„Here we have values which by supposition we are reluctant to lose. Neither scientific observation nor sober sense can preserve them. It is surely permissible to ask what will.“

Theism and humanism
Kontext: Romantic love goes far beyond race requirements. From this point of view it is as useless as aesthetic emotion itself. And, like aesthetic emotion of the profounder sort, it is rarely satisfied with the definite, the limited, and the immediate. It ever reaches out towards an unrealised infinity. It cannot rest content with the prose of mere fact. It sees visions and dreams dreams which to an unsympathetic world seem no better than amiable follies. Is it from sources like these—the illusions of love and the enthusiasms of ignorance—that we propose to supplement the world-outlook provided for us by sober sense and scientific observation?
Yet why not? Here we have values which by supposition we are reluctant to lose. Neither scientific observation nor sober sense can preserve them. It is surely permissible to ask what will.

Übernommen aus Wikiquote. Bearbeitet von Monnystr. Letzte Aktualisierung 3. Juni 2021. Geschichte
Arthur Balfour Foto
Arthur Balfour
britischer Politiker; Premierminister (1902–1905) und Außen… 1848 - 1930

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Quelle: Ancillary Justice (2013), Chapter 19 (p. 299)

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—  Thomas Jefferson 3rd President of the United States of America 1743 - 1826

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„But, in a larger sense, we can not dedicate, we can not consecrate, we can not hallow, this ground. The brave men, living and dead, who struggled here, have consecrated it, far above our poor power to add or detract. The world will little note, nor long remember what we say here, but it can never forget what they did here. It is for us the living, rather, to be dedicated here to the unfinished work which they who fought here have thus far so nobly advanced.“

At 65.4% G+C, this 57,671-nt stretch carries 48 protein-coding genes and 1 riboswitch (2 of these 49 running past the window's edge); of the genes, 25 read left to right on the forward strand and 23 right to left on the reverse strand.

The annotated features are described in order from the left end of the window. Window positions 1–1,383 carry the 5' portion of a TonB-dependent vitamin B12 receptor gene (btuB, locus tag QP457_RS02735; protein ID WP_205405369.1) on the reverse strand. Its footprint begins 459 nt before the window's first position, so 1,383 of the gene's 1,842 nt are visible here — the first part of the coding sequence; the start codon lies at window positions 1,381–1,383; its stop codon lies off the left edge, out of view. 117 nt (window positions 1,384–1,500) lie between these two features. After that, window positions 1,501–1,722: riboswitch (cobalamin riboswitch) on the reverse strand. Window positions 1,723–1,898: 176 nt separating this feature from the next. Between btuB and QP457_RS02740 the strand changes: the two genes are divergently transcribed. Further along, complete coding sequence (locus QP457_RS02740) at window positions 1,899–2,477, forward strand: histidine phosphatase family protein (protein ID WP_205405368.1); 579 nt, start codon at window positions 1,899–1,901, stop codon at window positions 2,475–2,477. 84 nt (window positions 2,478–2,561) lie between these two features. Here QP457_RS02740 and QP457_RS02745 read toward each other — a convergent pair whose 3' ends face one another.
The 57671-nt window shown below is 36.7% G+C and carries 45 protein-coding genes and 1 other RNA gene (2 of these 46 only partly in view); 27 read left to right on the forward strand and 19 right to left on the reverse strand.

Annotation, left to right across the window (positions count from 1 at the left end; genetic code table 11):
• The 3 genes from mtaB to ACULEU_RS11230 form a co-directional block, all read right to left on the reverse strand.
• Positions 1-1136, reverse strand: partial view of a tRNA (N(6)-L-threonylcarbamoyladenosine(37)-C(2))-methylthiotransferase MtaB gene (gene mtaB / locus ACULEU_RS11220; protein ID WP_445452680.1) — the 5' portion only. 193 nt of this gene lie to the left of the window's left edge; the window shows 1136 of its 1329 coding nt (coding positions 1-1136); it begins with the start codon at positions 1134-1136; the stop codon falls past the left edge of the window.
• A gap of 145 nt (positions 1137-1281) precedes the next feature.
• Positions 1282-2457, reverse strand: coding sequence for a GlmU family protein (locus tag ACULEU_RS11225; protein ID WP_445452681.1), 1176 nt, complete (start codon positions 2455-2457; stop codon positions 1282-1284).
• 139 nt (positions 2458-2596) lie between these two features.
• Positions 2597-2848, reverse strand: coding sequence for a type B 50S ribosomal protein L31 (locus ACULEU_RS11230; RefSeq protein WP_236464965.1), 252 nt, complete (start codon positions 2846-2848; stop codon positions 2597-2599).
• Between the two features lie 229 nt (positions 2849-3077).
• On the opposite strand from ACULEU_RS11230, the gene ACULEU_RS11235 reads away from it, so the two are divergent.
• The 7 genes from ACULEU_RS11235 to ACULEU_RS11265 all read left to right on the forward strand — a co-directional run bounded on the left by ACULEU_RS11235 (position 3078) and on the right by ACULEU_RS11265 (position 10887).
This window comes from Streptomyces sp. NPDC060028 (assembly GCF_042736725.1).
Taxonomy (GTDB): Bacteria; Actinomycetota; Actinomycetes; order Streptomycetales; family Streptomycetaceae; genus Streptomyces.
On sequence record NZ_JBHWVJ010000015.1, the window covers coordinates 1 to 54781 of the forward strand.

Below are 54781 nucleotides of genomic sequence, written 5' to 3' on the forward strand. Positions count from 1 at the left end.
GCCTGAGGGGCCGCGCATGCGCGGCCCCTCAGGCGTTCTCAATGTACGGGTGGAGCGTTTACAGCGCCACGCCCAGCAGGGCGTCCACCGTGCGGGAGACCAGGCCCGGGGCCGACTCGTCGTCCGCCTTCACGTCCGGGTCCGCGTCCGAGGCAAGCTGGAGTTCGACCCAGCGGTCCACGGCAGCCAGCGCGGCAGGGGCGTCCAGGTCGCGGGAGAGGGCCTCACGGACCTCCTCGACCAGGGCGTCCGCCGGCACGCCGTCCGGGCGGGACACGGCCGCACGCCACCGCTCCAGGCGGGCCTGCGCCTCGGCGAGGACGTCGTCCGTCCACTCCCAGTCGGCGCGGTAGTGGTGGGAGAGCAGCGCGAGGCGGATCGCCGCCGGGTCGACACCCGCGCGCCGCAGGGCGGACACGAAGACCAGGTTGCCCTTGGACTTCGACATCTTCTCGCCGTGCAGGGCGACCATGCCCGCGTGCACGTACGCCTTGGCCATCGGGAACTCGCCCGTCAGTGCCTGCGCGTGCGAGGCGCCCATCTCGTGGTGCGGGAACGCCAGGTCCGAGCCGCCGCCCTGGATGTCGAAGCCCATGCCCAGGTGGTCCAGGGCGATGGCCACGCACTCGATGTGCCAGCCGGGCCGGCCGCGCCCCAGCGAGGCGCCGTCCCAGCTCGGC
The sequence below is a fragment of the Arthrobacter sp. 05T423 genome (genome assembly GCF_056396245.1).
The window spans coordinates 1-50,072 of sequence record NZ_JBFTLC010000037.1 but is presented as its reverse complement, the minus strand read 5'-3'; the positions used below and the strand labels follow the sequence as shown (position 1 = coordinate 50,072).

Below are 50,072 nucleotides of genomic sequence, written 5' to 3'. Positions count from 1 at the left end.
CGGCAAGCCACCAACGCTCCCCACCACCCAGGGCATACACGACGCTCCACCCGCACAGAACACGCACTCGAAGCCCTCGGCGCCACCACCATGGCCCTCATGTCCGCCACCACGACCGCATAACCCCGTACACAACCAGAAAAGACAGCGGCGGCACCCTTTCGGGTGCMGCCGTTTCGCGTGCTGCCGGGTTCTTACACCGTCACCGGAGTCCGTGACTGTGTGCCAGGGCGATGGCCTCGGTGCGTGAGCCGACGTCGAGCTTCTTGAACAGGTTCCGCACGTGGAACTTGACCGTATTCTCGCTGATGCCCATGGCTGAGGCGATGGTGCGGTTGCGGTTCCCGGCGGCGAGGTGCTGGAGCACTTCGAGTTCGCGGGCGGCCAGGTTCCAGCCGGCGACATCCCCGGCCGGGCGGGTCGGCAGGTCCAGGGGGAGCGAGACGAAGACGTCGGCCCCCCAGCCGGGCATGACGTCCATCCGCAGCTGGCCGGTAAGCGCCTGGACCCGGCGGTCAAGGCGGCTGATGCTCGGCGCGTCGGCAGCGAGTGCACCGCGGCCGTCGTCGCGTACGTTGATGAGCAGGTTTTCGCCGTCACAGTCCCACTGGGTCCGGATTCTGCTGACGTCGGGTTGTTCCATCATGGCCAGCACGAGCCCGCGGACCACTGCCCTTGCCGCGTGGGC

—  Abraham Lincoln 16th President of the United States 1809 - 1865

1860s, The Gettysburg Address (1863)
Kontext: Four score and seven years ago our fathers brought forth on this continent, a new nation, conceived in Liberty, and dedicated to the proposition that all men are created equal. Now we are engaged in a great civil war, testing whether that nation or any nation so conceived and so dedicated, can long endure. We are met on a great battle-field of that war. We have come to dedicate a portion of that field, as a final resting place for those who here gave their lives that that nation might live. It is altogether fitting and proper that we should do this. But, in a larger sense, we can not dedicate, we can not consecrate, we can not hallow, this ground. The brave men, living and dead, who struggled here, have consecrated it, far above our poor power to add or detract. The world will little note, nor long remember what we say here, but it can never forget what they did here. It is for us the living, rather, to be dedicated here to the unfinished work which they who fought here have thus far so nobly advanced. It is rather for us to be here dedicated to the great task remaining before us — that from these honored dead we take increased devotion to that cause for which they gave the last full measure of devotion — that we here highly resolve that these dead shall not have died in vain — that this nation, under God, shall have a new birth of freedom — and that government of the people, by the people, for the people, shall not perish from the earth.